The first micro mapping party in Zurich took place last Saturday, at very nice and warm weather. The aim of the mapping party was collecting and updating POIs in downtown Zurich, which was already fairly well mapped, but still has … Continue reading →
As part of the move I’ve updated the osm.ch portal a bit and added the
ability to pull translations from transifex. Up to now the portal was
only in German, I’ve added an English version leaving French, Italian
and Romansh to do.
Given that there are currently only 43 strings, I fully expect that we
will have the missing three languages covered tomorrow :-).
On a more serious note we are always looking for people that can help
with the translation of content on sosm.ch which is currently
predominantly German and English. If you want to help send us a mail to firstname.lastname@example.org
Update: translations for all aditional languages were done by Friday the 24th of April!
Two years and a couple of months back I started running daily street name completeness checks for Switzerland. See my original article for more information, information on the changes for 2014 (this article points out some of the quality issues with the GWR) and http://qa.poole.ch/ch-roads/ for the daily updates.
On the 12th of March we passed the 100’000 street name mark implying that in 27 months we have added nearly 40’000 names that were previously missing or unverified, leaving roughly 20’000 to go.
* the GWR values are corrected for the issues discussed in the December 2013 blog post and are not the raw numbers. This is the reason for the decrease in numbers of non-road objects.
Naturally I do not expect to reach the 100% mark any time soon. There is quite a high number of municipalities that do not sign post their roads, making independent verification very difficult to impossible (this is not the same as not having street names in the first place which is not a problem) and naturally these places don’t tend to be where hot spots of OSM contributors are. On the other hand there is still a lot of very low hanging fruit which simply needs verification. Low hanging in this case means that the roads in question can already be found in OSM, but there are simply spelling differences that we need to investigate (see the original article on how to handle differences between the GWR and reality).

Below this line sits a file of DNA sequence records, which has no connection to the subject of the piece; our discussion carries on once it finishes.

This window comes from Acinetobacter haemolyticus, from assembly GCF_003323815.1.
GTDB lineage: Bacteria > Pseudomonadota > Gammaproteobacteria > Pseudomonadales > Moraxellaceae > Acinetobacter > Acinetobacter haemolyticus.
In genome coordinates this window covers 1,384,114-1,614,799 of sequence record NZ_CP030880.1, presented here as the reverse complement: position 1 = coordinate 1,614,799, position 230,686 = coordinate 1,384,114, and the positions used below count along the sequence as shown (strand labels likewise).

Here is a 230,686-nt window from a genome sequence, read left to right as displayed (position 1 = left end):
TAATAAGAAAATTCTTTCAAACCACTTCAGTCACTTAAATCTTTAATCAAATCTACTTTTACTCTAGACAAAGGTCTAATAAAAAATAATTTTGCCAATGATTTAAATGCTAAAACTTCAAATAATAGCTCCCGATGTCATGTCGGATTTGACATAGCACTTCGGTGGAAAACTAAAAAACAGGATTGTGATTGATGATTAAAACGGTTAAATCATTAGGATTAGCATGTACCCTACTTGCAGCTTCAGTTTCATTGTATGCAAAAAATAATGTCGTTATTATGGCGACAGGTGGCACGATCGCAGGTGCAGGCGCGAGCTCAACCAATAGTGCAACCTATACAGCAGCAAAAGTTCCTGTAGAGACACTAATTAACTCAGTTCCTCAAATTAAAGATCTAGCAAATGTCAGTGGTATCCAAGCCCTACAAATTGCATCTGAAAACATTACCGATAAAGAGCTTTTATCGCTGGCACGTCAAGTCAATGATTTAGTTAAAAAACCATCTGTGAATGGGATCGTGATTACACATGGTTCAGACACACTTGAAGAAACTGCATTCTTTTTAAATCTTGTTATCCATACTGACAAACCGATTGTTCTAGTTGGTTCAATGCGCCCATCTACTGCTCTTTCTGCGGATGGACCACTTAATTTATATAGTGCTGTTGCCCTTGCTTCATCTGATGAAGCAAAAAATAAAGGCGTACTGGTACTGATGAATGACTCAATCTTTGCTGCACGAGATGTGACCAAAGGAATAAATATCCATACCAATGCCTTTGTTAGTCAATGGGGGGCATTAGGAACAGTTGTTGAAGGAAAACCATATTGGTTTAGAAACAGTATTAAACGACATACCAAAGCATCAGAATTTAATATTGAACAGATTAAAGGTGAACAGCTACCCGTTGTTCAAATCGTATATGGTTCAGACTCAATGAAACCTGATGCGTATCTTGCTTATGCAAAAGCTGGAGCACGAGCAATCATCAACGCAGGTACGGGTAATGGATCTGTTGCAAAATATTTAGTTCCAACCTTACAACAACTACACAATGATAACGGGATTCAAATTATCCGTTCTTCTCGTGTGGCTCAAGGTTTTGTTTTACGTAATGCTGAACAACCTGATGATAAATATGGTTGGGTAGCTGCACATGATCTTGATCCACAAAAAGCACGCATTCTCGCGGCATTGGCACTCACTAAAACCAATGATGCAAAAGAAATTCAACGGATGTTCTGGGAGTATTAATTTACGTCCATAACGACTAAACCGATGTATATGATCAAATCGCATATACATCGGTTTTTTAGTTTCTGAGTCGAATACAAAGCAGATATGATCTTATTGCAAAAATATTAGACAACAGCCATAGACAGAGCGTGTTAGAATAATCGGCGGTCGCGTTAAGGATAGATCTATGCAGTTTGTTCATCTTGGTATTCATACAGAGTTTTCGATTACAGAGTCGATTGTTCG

A couple of weeks back the city of Zürich expanded the available layers on its public WMS server to include areal imagery of the city from multiple years. Of particular interest to us is the 2011 data which is clearly superior to what has been available up to now and is a lot better georeferenced. This will allow us to address some of the issues we have in central Zürich and is a huge leap forward from the Bing/Yahoo imagery we’ve had until now.
While the data displayed in the example is static, the same can be done with a direct query of the OverPass API or similar sources. Data that is limited to Switzerland can be retrieved from the SOSM Overpass service, and to make that a bit easier we now have a local Overpass Turbo instance.
To create your own map on umap.osm.ch you simply need an account on www.openstreetmap.org and allow umap.osm.ch access to it.
A special thank you to Sarah for setting up the system for us and to Yohan Boniface for developing uMap.
Burgdorf itself is fairly well mapped with only a few roads missing and a handful of name spellings that need to be verified http://qa.poole.ch/ch-roads/BE/404.html . However the surroundings, in particular Kirchberg are fairly undermapped. Kirchberg can easily be reached by Bus, the rest of the villages likely will require a bicycle or other means of transport.
Mapping starts 14:00
Back at Restaurant 16:00
Data entry etc.
Dinner roughly 18:00 (for those that choose to stay)
One of the lesser known aspects of the Swiss democratic system is the instrument of the “Vernehmlassung”, a formalized call for comments by interested and affected parties on draft laws before they go in to the parliamentary process and debate. The Canton of Berne is implementing new regulations on geo-information and related sovereign duties to be compatible with the equivalent legislation at a federal level and issued such a call for comments late last year.
The tl;dr gist of our answer is that the law should as a principle allow free access to the cantonal geo-data and do so on terms defined in a suitable well-known licence (CC0, PDDL or similar) reversing what is suggested in the current draft legislation. Further we have suggested that any fees for access to the data be based on marginal costs for the distribution.